We’ve been working with quality wood since 1979 and have learned a lot about the process by which it gets from the forest to your home or business. The benefits of sourcing wood from sustainable forests retains the tried and true ways of Vermonters who have a reputation for being resourceful and keeps to the long standing traditions of New England.
Trees are a Renewable Resource
As long as you have sun and rain, trees will grow. This makes wood the best raw material from an environmental viewpoint. Wood is renewable, recyclable, biodegradable and usually organically grown. The growing acres, both before and after harvesting, support wildlife habitat, recreational opportunity, clean air and water, and jobs for American families. Wood from well managed forests provides the greatest benefits to people, wildlife and the ecosystem and is proven to use less energy and creates less pollution than any other natural resource.
Most of the eastern forests have re-grown from abandoned pastureland creating more forested acres in the U.S. today than 50 to 100 years ago. Harvesting in every state is below the growth rate, so there is more timber in today’s forest than last year or the year before. Here in the beautiful green mountains of Vermont, harvesting is currently less than 50% of growth, which means that harvest levels could double and still be sustainable.
Contrary to popular belief, wood is a sustainable and environmentally friendly resource. Wood products reduce greenhouse gas emissions because of unharvested wood rots, which releases the carbon dioxide it stored up during its lifetime. Except for Southern Yellow Pine and Heart Pine from Southern forests, we source all of our wood from North American regulated forests, which have been increasing in size due to proper management of forest stewards.
Volatile Organic Compounds (VOCs) are harmful when introduced into the atmosphere. Traditional stains, paints, and washes thin enough to apply by brushing or spraying contain VOCs that evaporate as the product dries.
We decided to offer some of the New Traditions finishes once the technology of water-based lacquers suitable for wood finishing was fairly mature by the early- to mid-2000s. All of our painted and stained finishes are water-based, which is good not only for the environment but our employees as well.
The tung oils that we use penetrate the wood pores deeply and quickly, creating a remarkably durable luster in minutes. Applying by hand will allow for a more controlled application, reducing the VOC’s released as compared to brushing and especially spraying.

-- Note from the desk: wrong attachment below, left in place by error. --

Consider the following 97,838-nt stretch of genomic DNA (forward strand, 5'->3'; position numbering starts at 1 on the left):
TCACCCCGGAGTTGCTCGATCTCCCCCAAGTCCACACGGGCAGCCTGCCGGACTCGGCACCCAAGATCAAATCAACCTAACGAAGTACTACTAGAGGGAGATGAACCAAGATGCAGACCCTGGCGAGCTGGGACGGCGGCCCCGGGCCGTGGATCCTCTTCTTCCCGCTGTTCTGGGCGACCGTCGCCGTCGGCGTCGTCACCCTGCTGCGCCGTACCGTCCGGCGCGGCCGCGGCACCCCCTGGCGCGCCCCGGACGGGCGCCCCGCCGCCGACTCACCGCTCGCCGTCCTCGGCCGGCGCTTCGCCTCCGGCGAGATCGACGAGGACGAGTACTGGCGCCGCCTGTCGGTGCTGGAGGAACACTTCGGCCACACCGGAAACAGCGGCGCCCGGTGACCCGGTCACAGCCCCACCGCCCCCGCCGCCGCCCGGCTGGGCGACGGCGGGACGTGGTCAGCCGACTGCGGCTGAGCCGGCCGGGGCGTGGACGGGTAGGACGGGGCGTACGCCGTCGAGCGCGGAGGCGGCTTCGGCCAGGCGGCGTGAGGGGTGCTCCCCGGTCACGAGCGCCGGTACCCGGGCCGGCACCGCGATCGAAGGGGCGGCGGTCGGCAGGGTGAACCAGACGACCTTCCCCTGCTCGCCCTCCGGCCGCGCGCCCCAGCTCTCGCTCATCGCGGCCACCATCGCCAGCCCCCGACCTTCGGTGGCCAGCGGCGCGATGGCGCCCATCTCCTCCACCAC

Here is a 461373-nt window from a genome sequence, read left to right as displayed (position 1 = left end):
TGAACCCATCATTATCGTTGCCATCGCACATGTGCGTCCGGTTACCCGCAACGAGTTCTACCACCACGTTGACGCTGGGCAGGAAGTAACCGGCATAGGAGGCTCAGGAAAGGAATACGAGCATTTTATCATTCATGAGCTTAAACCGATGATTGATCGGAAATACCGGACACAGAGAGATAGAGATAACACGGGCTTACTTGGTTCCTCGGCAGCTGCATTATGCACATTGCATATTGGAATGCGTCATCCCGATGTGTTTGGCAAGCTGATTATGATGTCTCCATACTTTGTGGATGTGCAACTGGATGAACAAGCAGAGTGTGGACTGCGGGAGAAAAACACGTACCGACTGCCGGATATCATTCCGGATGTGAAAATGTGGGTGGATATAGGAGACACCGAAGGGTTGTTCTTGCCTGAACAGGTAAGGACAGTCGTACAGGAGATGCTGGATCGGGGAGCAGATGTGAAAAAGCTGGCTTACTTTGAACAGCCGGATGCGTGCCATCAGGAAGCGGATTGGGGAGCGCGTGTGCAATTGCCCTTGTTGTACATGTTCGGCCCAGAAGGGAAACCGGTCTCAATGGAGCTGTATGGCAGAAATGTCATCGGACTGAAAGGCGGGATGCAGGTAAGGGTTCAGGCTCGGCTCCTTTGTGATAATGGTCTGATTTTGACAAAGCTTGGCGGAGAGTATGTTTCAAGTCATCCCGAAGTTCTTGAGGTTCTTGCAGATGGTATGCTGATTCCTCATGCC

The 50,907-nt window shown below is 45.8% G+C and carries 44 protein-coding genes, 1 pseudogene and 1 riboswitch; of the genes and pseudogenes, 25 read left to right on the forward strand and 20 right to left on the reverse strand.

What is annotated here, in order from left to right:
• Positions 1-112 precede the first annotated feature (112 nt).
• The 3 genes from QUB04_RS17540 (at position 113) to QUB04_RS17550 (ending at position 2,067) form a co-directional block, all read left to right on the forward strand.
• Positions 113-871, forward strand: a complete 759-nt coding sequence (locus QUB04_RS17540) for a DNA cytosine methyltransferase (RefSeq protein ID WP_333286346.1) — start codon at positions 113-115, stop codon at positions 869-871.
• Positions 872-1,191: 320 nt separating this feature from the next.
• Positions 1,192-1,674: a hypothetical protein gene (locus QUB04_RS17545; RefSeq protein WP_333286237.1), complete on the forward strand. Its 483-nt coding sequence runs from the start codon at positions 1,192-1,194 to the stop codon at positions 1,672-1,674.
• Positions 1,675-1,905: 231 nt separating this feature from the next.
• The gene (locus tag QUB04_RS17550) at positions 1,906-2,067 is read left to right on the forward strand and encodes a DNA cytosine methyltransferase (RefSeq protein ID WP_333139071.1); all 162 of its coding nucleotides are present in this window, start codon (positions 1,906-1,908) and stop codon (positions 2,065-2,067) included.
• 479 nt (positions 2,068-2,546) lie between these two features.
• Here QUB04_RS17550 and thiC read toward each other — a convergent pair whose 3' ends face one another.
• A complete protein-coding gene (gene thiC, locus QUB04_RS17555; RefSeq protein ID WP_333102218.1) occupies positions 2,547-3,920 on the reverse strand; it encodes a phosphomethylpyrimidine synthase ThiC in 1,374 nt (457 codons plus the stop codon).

Our facilities are cleaned a couple times a week using Norwex products which has eliminated 99% of chemicals typically found in cleaning products creating a much healthier work environment.
The 3R’s and Responsibility
Here at Vermont Hardwoods we take protecting and leaving the smallest possible footprint on the environment seriously. Rippings, edgings and cutoffs are sold for kindling. We’re set up to recycle all paper, cardboard, cans, bottles and batteries and also work with a local environmental company to dispose of waste, such as oil and coolant, from manufacturing.
Except for our Honduran Mahogany, all of our wood comes from Appalachian and New England forests reducing energy and transportation costs.
Our manufacturing facility has been reviewed by Efficiency Vermont and we’ve made adjustments to maximize efficiency. We have installed energy efficient lighting throughout our facility including a number of solar tubes which provide natural illumination as well as motion sensored lights in our warehouse that turn off when not in use. Our road sign is solar powered during early morning and evening hours.
Sawdust and chips are blown into a trailer and trucked to a wood processing center that turns them into pellets, some of which we then purchase back as a supplemental heating source for our business. Air from our dust collection system is recirculated back into the building, reducing energy consumption year round. We also burn waste oil from our forklift, saws, and vehicles in our waste oil furnace.